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Template definitions in .cpp instead of .h

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OK, here's the deal. Why do template classes (or is it class templates >_< ) have to have the function definitions in the .h files instead of in the .cpp files? Putting template class function definitions in a separate .cpp file causes unresolved external linker errors. Why is this? Is it some of the same reasons that inline functions have to be defined in the .h instead of the .cpp files? This is really annoying. Also, I'm thinking of buying "C++: The Standard Library" and wanted to get some opinions. I flipped thru it and what I saw I really liked. Anyone else who has this book want to comment on it? Edited by - UberXenon on 10/8/00 6:12:36 PM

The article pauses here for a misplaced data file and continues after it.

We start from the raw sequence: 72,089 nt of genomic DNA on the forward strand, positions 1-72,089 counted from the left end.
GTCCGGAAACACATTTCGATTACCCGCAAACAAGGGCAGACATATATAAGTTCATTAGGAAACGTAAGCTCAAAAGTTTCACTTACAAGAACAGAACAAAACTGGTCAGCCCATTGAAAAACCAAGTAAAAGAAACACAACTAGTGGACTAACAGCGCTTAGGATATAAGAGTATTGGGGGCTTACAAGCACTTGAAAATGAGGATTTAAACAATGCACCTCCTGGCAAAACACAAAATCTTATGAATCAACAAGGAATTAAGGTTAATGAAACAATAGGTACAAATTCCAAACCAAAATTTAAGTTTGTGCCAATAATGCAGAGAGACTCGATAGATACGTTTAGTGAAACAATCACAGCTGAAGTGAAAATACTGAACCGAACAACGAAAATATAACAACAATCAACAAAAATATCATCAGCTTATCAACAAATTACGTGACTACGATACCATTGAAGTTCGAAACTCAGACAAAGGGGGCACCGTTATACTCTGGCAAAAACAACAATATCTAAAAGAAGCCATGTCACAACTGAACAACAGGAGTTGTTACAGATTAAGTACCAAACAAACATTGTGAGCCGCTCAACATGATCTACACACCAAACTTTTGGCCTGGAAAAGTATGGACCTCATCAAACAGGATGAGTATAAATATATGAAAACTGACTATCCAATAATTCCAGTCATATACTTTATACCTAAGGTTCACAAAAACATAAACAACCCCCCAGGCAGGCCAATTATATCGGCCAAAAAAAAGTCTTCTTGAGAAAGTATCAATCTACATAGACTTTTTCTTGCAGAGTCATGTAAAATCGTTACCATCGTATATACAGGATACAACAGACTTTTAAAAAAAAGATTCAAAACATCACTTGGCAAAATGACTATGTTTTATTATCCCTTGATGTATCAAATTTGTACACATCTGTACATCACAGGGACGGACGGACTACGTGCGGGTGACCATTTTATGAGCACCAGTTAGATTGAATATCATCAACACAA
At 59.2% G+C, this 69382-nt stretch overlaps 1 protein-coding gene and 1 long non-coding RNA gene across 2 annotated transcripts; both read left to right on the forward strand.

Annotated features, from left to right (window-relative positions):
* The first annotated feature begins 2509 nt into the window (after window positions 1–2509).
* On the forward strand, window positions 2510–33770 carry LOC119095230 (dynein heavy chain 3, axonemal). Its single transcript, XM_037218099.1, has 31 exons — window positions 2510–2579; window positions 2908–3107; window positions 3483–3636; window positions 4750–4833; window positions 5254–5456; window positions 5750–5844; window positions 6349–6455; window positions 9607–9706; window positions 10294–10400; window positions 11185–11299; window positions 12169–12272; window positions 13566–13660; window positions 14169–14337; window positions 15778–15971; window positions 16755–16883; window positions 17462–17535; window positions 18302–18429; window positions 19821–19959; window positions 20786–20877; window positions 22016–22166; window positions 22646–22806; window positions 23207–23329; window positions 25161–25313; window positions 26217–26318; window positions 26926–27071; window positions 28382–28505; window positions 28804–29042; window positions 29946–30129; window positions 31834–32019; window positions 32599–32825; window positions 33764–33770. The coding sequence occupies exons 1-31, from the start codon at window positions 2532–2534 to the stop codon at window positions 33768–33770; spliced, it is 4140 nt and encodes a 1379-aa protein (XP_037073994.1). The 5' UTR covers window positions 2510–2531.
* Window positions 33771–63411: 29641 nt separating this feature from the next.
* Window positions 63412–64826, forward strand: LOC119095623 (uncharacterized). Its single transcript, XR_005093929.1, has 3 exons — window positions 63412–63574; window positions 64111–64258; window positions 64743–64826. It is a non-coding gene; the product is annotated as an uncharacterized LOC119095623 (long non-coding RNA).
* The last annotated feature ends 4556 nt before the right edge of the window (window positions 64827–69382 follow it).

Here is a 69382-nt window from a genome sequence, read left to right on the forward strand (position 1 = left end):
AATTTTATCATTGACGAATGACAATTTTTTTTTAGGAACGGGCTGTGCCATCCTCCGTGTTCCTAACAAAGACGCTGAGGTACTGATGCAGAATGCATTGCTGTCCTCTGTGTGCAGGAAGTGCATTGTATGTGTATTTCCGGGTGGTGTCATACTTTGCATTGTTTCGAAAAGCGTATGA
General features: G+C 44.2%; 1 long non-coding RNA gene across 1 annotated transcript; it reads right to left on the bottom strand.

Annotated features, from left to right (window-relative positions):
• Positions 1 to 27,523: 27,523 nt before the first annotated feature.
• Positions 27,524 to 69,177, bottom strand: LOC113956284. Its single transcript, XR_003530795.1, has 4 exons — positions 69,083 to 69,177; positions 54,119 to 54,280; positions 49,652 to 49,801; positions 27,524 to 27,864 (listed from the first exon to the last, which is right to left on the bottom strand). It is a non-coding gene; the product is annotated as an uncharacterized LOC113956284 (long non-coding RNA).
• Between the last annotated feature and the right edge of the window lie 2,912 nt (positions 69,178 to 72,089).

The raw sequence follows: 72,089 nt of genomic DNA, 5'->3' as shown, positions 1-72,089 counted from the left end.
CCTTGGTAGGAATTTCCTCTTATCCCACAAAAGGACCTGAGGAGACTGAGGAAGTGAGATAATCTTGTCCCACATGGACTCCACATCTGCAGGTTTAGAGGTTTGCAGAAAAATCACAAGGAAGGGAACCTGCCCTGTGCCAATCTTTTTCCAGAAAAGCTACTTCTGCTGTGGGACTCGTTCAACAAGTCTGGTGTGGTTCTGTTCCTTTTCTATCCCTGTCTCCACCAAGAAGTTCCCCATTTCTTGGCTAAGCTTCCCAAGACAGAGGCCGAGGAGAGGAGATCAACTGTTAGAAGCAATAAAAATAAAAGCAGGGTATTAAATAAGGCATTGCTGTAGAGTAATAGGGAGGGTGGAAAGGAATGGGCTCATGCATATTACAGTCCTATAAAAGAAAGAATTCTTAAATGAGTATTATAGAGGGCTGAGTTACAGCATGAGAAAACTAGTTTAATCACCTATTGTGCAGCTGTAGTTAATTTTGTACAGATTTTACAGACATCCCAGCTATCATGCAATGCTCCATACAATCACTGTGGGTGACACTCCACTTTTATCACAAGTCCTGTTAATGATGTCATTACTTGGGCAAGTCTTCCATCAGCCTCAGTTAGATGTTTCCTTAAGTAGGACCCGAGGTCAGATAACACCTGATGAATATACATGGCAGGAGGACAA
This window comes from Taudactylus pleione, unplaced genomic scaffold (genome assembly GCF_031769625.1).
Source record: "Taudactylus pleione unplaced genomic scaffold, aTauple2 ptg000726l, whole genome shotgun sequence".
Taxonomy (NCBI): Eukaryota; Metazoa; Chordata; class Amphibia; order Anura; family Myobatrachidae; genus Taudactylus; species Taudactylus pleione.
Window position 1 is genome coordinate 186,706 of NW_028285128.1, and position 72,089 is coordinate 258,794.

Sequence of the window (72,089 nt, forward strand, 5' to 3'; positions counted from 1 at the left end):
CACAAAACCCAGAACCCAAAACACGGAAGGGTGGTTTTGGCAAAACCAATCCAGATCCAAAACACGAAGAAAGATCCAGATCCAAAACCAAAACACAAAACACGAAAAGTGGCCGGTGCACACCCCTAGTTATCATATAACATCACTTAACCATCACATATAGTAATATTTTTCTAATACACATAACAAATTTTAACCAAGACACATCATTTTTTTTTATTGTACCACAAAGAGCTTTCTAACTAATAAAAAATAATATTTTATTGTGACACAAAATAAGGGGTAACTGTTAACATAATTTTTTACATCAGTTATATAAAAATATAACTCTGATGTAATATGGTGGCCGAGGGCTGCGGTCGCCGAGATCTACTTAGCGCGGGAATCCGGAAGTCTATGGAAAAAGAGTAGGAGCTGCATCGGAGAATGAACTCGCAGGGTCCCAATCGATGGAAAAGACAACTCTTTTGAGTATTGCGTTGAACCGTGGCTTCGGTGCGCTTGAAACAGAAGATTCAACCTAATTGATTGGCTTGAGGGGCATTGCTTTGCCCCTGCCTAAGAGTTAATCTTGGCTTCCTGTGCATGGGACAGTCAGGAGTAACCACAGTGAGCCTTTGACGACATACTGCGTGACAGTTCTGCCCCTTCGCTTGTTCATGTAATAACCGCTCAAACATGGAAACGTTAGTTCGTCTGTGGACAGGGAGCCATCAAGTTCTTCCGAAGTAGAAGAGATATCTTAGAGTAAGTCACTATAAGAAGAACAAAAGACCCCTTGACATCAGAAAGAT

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Yes, I find that kind of annoying too, but there's a perfectly reasonable explanation. You can put definitions for specific instances of template functions in your .cpp files, but not actual templates. It is indeed kind of similar to the inline definition problem, and a limitation of the traditional separate compilation model rather than of C++ as such.

Think about it from the compiler's point of view: what kind of code would it generate for the module containing your template function definitions? It can't generate any code, because it does not know what template arguments to generate code for. Of course, it would not be able to generate the code while compiling modules using the templates, either - the function definitions are no longer visible there, remember?

You can make a development environment without these problems, but then you would have to make the compile and link operations more tightly integrated.

Edited by - spock on October 8, 2000 7:52:35 PM

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